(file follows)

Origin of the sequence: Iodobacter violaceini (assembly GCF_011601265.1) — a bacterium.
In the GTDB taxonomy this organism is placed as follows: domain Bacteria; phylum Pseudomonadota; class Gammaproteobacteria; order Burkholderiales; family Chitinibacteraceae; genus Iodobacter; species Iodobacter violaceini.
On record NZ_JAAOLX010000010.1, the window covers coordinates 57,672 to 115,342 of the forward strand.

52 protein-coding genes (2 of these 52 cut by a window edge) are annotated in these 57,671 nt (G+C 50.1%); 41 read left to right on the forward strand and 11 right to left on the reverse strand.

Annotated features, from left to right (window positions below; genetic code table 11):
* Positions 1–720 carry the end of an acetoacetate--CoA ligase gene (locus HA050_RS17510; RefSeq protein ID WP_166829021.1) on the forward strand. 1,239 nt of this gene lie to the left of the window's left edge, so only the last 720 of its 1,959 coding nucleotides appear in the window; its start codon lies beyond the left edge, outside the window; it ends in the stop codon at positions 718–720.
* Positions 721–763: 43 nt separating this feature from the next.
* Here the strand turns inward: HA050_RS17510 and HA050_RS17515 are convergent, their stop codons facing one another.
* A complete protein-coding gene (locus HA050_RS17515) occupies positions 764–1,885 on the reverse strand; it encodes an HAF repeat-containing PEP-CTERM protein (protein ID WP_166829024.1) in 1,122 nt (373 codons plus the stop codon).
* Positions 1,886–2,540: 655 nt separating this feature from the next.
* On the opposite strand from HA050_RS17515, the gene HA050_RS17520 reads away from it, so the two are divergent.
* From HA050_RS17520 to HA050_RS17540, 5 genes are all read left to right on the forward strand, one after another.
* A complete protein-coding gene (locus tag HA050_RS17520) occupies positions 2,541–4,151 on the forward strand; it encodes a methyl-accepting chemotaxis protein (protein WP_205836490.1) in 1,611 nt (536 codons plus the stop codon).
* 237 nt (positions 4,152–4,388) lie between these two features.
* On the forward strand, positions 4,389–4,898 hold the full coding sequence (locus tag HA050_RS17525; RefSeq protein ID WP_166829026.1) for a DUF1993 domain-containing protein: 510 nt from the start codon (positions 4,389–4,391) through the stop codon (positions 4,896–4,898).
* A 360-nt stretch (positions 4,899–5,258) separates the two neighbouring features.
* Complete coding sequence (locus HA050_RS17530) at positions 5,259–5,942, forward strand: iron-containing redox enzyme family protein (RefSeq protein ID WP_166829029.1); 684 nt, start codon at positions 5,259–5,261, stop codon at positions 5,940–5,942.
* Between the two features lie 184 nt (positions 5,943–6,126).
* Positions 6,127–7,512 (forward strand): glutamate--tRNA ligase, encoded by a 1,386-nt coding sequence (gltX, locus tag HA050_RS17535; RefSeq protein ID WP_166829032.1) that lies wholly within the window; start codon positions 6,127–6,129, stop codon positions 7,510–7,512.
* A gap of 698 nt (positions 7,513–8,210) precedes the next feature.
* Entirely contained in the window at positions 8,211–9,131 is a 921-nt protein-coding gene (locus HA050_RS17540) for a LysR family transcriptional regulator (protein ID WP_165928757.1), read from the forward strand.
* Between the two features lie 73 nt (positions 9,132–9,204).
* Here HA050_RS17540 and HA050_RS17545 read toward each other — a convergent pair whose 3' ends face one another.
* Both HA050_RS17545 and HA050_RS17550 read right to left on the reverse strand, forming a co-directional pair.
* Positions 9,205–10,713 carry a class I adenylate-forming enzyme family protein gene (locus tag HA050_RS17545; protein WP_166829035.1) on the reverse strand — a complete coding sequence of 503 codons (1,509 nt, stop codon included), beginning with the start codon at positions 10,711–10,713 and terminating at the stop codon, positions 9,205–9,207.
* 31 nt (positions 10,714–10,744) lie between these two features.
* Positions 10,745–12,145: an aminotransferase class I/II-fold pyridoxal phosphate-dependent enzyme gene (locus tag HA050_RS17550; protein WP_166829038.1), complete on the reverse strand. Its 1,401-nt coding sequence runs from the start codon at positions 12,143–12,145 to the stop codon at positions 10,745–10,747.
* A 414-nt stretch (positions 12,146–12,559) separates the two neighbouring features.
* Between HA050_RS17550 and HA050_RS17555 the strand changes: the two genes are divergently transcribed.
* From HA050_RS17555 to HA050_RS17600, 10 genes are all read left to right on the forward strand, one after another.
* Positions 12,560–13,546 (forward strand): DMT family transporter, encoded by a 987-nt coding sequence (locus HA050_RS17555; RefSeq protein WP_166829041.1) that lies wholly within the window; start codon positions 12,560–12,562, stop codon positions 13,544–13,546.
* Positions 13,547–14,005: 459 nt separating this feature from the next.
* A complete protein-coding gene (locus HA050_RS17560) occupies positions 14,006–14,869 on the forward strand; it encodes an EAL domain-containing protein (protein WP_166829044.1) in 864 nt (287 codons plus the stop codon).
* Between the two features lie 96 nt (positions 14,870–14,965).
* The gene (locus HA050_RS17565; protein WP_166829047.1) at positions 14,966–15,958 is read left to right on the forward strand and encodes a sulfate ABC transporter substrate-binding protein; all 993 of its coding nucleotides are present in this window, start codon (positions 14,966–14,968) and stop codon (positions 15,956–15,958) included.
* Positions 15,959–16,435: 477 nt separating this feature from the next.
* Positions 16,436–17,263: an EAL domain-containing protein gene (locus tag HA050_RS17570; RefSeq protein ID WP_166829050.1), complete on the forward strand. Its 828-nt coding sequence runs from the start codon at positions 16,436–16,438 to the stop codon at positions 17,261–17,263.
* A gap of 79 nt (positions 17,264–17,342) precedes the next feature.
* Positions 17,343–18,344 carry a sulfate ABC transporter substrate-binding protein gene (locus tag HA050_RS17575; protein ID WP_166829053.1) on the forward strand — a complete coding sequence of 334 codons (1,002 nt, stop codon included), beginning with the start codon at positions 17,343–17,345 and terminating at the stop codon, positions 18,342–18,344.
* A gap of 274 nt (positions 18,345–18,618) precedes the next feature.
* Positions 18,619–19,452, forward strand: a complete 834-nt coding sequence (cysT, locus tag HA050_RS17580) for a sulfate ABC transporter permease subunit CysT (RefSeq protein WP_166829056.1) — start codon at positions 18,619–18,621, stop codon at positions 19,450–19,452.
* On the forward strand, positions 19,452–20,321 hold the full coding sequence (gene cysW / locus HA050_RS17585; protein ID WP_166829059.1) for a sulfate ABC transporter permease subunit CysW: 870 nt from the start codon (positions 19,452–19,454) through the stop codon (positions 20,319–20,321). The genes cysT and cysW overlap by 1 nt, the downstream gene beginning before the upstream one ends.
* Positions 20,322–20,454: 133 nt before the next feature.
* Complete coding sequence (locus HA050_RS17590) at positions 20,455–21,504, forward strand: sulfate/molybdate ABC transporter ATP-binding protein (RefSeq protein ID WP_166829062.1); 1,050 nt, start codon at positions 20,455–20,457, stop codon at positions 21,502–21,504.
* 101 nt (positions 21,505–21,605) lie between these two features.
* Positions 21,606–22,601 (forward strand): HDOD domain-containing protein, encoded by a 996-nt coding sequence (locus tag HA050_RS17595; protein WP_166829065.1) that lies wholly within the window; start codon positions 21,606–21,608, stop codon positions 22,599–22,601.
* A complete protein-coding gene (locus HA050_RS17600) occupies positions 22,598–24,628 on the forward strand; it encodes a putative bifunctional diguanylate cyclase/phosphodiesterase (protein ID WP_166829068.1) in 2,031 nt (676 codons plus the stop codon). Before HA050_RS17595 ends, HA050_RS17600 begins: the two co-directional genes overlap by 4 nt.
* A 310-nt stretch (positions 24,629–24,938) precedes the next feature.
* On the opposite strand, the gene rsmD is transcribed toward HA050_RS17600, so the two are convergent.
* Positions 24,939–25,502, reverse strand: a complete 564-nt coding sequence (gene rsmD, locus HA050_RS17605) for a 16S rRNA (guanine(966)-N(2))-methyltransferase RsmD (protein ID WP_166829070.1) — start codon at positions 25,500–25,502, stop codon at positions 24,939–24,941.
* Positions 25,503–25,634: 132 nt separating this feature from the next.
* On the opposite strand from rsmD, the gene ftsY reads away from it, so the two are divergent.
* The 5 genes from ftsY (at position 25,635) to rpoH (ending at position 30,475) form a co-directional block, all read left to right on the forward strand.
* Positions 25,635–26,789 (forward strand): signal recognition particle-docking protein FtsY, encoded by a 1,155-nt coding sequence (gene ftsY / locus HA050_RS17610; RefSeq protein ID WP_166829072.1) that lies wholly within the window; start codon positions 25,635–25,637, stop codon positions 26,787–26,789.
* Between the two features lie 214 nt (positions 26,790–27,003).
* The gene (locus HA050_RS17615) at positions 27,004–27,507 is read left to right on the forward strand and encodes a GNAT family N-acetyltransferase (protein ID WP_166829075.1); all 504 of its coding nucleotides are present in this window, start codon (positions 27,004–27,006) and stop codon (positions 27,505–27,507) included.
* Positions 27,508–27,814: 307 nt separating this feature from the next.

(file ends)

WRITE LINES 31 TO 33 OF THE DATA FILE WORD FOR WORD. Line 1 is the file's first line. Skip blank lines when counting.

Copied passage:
* Positions 12,560–13,546 (forward strand): DMT family transporter, encoded by a 987-nt coding sequence (locus HA050_RS17555; RefSeq protein WP_166829041.1) that lies wholly within the window; start codon positions 12,560–12,562, stop codon positions 13,544–13,546.
* Positions 13,547–14,005: 459 nt separating this feature from the next.
* A complete protein-coding gene (locus HA050_RS17560) occupies positions 14,006–14,869 on the forward strand; it encodes an EAL domain-containing protein (protein WP_166829044.1) in 864 nt (287 codons plus the stop codon).